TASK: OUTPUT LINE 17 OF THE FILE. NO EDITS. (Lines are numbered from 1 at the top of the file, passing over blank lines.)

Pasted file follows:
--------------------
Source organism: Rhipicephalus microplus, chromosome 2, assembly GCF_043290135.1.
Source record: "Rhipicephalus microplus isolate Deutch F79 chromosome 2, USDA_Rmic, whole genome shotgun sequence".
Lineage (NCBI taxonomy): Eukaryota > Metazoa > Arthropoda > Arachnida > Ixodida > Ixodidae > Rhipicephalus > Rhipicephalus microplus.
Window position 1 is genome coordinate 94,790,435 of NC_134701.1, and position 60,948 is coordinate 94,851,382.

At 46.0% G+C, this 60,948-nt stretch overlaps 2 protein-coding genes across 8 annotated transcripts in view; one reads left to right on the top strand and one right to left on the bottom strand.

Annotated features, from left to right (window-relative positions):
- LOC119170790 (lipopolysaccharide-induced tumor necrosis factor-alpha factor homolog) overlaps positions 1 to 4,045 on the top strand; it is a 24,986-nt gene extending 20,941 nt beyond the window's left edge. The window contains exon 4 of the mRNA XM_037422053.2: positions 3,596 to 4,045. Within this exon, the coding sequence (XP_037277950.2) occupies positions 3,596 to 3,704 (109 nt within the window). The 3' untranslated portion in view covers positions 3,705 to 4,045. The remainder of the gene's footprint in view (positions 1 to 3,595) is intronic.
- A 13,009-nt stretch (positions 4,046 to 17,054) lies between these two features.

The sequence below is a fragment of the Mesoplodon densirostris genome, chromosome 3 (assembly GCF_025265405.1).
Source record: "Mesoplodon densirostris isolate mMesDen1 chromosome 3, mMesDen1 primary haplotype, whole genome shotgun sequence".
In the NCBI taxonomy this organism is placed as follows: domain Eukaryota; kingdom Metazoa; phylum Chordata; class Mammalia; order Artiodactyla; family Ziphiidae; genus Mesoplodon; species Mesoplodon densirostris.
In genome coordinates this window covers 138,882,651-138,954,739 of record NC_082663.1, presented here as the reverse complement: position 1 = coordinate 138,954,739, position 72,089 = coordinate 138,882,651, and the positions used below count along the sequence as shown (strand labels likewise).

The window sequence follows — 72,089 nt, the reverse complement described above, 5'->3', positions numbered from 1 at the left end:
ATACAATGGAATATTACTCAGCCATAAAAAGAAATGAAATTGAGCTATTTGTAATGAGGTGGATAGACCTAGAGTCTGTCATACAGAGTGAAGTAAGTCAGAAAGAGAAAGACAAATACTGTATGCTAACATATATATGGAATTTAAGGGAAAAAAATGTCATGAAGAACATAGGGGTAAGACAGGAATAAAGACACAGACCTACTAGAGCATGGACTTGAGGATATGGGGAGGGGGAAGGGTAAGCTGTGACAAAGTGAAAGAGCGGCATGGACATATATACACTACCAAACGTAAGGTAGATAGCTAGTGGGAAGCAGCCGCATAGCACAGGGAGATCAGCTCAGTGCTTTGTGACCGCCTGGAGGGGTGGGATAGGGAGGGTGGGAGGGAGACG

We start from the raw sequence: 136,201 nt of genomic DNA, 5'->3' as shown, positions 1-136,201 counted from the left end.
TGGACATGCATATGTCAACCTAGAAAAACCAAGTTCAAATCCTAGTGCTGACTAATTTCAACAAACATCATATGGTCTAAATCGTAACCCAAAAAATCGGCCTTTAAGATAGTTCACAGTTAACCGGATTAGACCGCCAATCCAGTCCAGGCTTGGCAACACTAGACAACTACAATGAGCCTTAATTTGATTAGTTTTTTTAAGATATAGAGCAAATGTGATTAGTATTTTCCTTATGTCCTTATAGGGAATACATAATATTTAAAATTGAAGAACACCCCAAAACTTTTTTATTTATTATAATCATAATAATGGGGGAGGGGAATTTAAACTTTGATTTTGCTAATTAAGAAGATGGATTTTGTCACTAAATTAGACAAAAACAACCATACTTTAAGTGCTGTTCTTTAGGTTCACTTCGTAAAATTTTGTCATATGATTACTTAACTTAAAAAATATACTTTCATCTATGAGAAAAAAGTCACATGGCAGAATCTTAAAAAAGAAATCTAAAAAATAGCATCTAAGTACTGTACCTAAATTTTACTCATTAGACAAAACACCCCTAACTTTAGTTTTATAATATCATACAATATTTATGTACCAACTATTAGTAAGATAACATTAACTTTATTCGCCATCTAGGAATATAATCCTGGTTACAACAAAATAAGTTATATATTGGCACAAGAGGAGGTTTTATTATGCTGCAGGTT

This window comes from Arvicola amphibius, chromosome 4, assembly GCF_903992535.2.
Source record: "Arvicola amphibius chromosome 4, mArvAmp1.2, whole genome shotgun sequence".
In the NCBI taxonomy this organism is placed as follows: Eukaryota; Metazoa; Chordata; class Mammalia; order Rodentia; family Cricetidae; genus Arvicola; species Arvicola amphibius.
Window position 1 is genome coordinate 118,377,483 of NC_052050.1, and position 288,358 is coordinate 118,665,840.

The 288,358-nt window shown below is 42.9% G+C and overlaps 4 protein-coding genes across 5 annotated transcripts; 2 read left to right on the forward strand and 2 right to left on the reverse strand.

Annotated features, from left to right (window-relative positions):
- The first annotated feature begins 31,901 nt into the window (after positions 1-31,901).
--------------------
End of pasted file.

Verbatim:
This window comes from Arvicola amphibius, chromosome 4, assembly GCF_903992535.2.